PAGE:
That Good Night

 

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A great actor proves that his talent remained formidable to the end.

 
That Good Night
Sir John as Ralph

 

Sir John Hurt died in January 2017 and that means that we have had to wait for over a year to see this film in which he had his last leading role. The good news is that his performance is utterly sure-footed while his somewhat frail appearance matches that of the character he is portraying. This is Ralph Maitland a successful author living with his second wife, Anna (Sofia Helin), in a stylish villa in Portugal. Ralph has survived a heart operation (indeed he met Anna through her being the nurse who looked after him) but, as the film opens, he learns that he has but little time left to live. He summons his estranged son, Michael (Max Brown), who arrives with his girlfriend Cassie (Erin Richards) but, while Ralph wants to make up with his son and to confide in him, his main concern is whether or not he should embrace the idea of euthanasia and thus save Anna from having the burden of looking after him in his last months.

 

That Good Night is an adaptation of a play by N.J. Crisp. But what this film brings to mind is another movie, the 2016 film The Carer which gave Gilbert Adair his last credit and in which Brian Cox played a dying actor no easier to handle. There is another echo too since the other main character is a visitor (Charles Dance) who could be a former doctor offering euthanasia yet is presented instead as an other-worldly figure or a presence conjured up in Ralph’s imagination. This puts one in mind of J.B. Priestley’s An Inspector Calls although here the visitor functions as a way of enabling the desirability or otherwise of euthanasia to be considered in depth.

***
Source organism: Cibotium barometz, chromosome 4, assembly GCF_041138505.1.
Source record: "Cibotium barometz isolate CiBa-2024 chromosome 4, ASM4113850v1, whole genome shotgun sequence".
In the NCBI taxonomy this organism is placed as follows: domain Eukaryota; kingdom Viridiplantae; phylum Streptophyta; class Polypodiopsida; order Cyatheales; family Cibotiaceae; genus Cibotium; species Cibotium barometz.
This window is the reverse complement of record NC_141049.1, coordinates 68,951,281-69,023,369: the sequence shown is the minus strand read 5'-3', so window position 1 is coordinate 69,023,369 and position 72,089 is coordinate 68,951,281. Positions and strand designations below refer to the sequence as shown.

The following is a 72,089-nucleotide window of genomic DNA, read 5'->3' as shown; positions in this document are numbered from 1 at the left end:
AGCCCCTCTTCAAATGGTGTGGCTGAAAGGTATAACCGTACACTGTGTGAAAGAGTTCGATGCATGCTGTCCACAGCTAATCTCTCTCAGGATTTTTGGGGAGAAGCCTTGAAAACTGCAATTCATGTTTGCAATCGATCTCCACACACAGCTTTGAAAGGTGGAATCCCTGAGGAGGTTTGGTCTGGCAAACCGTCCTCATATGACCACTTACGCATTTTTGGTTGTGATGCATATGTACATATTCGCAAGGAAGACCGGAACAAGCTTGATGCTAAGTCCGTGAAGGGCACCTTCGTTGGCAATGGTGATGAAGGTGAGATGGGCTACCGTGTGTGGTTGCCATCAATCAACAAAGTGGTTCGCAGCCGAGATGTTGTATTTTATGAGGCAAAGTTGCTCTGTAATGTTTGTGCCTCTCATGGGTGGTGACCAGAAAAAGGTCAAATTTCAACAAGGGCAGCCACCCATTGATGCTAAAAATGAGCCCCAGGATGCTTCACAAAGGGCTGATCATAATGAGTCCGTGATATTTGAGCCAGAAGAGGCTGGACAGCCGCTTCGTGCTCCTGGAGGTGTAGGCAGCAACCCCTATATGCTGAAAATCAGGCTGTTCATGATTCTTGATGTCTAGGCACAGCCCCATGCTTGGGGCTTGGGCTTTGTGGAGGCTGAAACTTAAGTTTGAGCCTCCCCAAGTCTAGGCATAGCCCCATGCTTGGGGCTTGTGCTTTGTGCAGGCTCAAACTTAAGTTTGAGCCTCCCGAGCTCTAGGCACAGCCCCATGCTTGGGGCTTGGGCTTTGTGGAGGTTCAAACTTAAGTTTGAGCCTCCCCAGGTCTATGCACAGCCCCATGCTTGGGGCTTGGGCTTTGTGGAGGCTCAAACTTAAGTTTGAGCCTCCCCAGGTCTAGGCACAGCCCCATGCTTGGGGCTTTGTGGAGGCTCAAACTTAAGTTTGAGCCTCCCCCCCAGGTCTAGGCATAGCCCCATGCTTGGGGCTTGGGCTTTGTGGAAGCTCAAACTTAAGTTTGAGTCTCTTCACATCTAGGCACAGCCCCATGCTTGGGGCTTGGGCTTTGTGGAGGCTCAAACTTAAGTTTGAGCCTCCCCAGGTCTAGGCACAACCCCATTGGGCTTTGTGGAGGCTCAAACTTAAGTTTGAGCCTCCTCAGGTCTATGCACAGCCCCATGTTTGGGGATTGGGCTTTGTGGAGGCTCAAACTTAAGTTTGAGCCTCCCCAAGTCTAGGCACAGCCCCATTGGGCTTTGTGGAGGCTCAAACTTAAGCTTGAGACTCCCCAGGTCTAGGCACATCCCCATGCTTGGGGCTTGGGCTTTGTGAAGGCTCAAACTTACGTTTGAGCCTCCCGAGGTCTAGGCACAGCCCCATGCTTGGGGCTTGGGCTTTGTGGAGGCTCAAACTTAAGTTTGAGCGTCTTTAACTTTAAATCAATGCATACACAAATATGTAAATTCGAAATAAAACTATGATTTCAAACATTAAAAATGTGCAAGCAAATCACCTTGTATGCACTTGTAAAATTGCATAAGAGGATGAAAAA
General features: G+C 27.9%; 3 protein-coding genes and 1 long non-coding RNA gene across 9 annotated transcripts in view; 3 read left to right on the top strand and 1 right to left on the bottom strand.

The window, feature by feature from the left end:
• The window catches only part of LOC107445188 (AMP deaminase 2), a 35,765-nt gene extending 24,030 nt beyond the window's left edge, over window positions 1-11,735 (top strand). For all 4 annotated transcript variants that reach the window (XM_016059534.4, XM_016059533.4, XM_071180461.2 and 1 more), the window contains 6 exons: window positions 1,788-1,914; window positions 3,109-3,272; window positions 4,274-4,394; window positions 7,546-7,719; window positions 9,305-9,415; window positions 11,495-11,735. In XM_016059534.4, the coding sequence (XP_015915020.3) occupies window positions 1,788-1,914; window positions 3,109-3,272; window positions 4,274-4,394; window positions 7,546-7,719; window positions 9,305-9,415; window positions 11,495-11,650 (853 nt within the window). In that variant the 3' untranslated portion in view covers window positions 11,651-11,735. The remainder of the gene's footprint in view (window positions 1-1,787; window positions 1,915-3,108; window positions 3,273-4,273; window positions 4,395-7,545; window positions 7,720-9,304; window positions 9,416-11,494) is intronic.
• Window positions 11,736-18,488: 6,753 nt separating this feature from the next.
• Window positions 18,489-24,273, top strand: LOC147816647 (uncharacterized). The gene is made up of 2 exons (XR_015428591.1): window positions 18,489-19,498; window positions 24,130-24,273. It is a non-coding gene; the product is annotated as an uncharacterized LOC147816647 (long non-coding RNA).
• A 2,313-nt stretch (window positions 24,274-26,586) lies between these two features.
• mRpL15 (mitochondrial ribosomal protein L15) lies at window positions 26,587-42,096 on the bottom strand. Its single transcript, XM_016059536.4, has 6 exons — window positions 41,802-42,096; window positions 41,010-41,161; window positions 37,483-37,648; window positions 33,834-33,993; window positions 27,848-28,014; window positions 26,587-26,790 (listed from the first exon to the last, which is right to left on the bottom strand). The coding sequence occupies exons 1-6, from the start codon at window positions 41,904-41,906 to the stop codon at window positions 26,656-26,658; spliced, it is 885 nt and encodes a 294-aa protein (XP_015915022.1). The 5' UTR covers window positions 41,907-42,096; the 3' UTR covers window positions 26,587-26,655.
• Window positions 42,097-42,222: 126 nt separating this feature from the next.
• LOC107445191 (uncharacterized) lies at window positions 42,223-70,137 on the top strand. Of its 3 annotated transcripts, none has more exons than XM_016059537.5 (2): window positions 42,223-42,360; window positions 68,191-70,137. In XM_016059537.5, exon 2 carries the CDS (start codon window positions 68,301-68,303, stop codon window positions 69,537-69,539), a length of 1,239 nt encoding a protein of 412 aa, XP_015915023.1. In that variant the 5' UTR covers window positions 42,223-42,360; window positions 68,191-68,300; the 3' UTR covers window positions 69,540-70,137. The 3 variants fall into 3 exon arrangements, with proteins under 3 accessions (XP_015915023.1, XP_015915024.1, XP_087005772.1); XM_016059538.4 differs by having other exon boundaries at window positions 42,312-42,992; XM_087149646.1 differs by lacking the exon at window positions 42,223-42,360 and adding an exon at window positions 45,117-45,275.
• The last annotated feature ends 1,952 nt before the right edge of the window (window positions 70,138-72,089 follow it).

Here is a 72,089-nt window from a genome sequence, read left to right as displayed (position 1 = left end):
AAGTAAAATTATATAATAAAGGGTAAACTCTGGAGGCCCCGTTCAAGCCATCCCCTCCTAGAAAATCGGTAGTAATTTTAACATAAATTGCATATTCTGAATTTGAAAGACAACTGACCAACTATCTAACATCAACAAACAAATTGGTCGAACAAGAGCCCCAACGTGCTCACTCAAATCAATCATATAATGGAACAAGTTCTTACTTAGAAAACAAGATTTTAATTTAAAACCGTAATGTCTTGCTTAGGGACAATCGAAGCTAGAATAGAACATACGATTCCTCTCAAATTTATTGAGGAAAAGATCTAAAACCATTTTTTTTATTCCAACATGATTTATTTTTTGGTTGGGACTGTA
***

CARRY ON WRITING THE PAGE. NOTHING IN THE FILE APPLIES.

By no means bad but not a great film either, That Good Night (the title a reference to a celebrated poem by Dylan Thomas) escapes any sense of being a photographed stage play but still feels a small-scale work and it suffers from a banal music score by Guy Farley. Towards the end there is a feeling that the screenplay is too consciously geared to keeping the viewer unsure from scene to scene as to what Ralph’s fate will be and, ahead of that, there are clunky moments (as when talk between Ralph and his visitor is interrupted pointlessly to show us Anna in church). But the good things carry the day. If Helin, Brown and Richards offer competent support, Dance brings real presence to his role and the film is pleasingly photographed on location in colour and ’Scope by Richard Stoddard. Best of all, there is Hurt: you don’t need to be a completist to want to see his performance here. In theory, a late change of outlook on Ralph’s part might have seemed no more than a contrivance. However, Hurt is able to convey the feelings that motivate it with such conviction that he makes it seem real. This kind of subject matter on screen does not always find an audience but in this case let us hope that Hurt’s presence swings it.

 

MANSEL STIMPSON

 

Cast: John Hurt, Charles Dance, Sofia Helin, Max Brown, Erin, Noah Jupe, Joana Santos.

 

Dir Eric Styles, Pro Alan Latham and Charles Savage, Screenplay Charles Savage, based on the play by N.J. Crisp, Ph Richard Stoddard, Pro Des Humphrey Jaeger, Ed Mali Evans and Chris Timson, Music Guy Farley, Costumes Charlotte Morris.

 

Les GSP Studios/Goldfinch Entertainment/Monte Seco Management/the Loule Film Office, Portugal-Trafalgar Releasing.
92 mins. UK/Portugal. 2017. Rel: 11 May 2018. Cert. 12A.